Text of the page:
1. Set-top registration with the SDV Server (USRM) generally involves only the forward and reverse data paths (QPSK mod/demod), not QAMs....
2. …Except when a set-top has been rebooted, which causes it to lose the IP address of its SDV Server (USRM).
3. For example, a set-top code upgrade reboots the box and possibly causes the box to lose its state and forget that it was already registered with its SDV Server.
4. To find the IP address of its SDV Server, the box must find the Mini Carousel.
5. To find the Mini Carousel, a subset of all SDV frequencies is specified on the MAS server in a list called “Frequency/Modulation Pairs for SDV”. Some sites specify as few as 2 frequencies.
6. Care must be taken to ensure that the frequencies specified in the “Frequency/Modulation Pairs for SDV” list on the MAS server are not all on the same QAM chassis in any service group, or you’ll have a single point of failure in that service group.
7. With the density of modern QAM chassis, sites may need to double check point 6 above to make sure they don’t have a single point of failure in any service groups.
Set-top registration with an SDV Server (USRM) has next-to-nothing to do with QAMs… but not nothing.
Set-top registration is a 2-step handshake where an embedded SDV client running on a STB sends an InitReq to its SDV Server, and the SDV Server registers that STB by putting it in its database and sending an InitConf back to the STB. This only involves the out-of-band data path (QPSK mod/demod).
But what if the SDV client on the STB does not know the IP address of its SDV Server? That’s where the QAMs come in. Each service group has its own unique SDV Mini Carousel. The Mini Carousel, in addition to SDV tuning tables, also contains the IP address of the SDV Server for that service group. When a box boots up, it must locate the Mini Carousel in order to learn the IP address of its SDV Server. It knows that the Mini Carousel is on the well-known MPEG Program Number 62351, but what frequencies should it scan for that program number? This provisioning information is called a “scan list” by Cisco, but on the MAS server, it’s called “Frequency/Modulation Pairs for SDV”.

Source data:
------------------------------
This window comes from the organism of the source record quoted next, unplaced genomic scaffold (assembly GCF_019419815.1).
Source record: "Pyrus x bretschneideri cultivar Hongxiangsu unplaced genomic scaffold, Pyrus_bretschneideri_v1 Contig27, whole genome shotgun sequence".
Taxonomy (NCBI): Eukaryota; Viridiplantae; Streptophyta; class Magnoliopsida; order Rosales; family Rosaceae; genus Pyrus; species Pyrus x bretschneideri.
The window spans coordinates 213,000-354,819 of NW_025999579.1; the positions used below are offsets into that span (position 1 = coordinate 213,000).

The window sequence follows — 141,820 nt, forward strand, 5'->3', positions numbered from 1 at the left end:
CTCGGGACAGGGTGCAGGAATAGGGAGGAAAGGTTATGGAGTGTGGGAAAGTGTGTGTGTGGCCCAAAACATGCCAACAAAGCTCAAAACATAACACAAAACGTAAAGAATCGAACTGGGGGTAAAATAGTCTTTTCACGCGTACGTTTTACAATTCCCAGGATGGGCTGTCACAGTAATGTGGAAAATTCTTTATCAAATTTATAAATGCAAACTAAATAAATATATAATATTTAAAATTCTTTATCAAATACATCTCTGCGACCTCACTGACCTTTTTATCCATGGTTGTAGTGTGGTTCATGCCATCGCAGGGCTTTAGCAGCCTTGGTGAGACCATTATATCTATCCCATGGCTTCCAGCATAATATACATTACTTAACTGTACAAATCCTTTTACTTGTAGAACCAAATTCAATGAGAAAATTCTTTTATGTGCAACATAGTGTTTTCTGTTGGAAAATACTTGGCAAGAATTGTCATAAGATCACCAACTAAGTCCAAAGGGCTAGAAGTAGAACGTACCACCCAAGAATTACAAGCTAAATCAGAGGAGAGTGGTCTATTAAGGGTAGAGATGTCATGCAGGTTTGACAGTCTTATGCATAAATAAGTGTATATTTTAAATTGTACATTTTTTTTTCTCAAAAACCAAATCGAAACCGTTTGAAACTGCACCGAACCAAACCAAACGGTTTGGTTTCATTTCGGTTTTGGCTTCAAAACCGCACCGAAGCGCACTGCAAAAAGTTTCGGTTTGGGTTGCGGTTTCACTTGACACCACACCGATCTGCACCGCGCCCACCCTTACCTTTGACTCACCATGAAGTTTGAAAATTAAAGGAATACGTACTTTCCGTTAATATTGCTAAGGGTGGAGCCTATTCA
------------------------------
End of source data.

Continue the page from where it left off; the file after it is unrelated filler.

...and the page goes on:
The “Frequency/Modulation Pairs for SDV” on the MAS server are a subset of their SDV frequencies with some sites specifying as few as 2 frequencies on the MAS server. If they have 16 SDV frequencies, but their “Frequency/Modulation Pairs for SDV” list on the MAS server only specifies 2 of these frequencies, then the STB had better be able to find at least 1 of those 2 frequencies, or it won’t be able to get SDV. So, to avoid a single point of failure, you should ensure that all the frequencies specified in the “Frequency/Modulation Pairs for SDV” list on the MAS server are not on the same QAM chassis. This scenario is one drawback to the density of modern QAM chassis.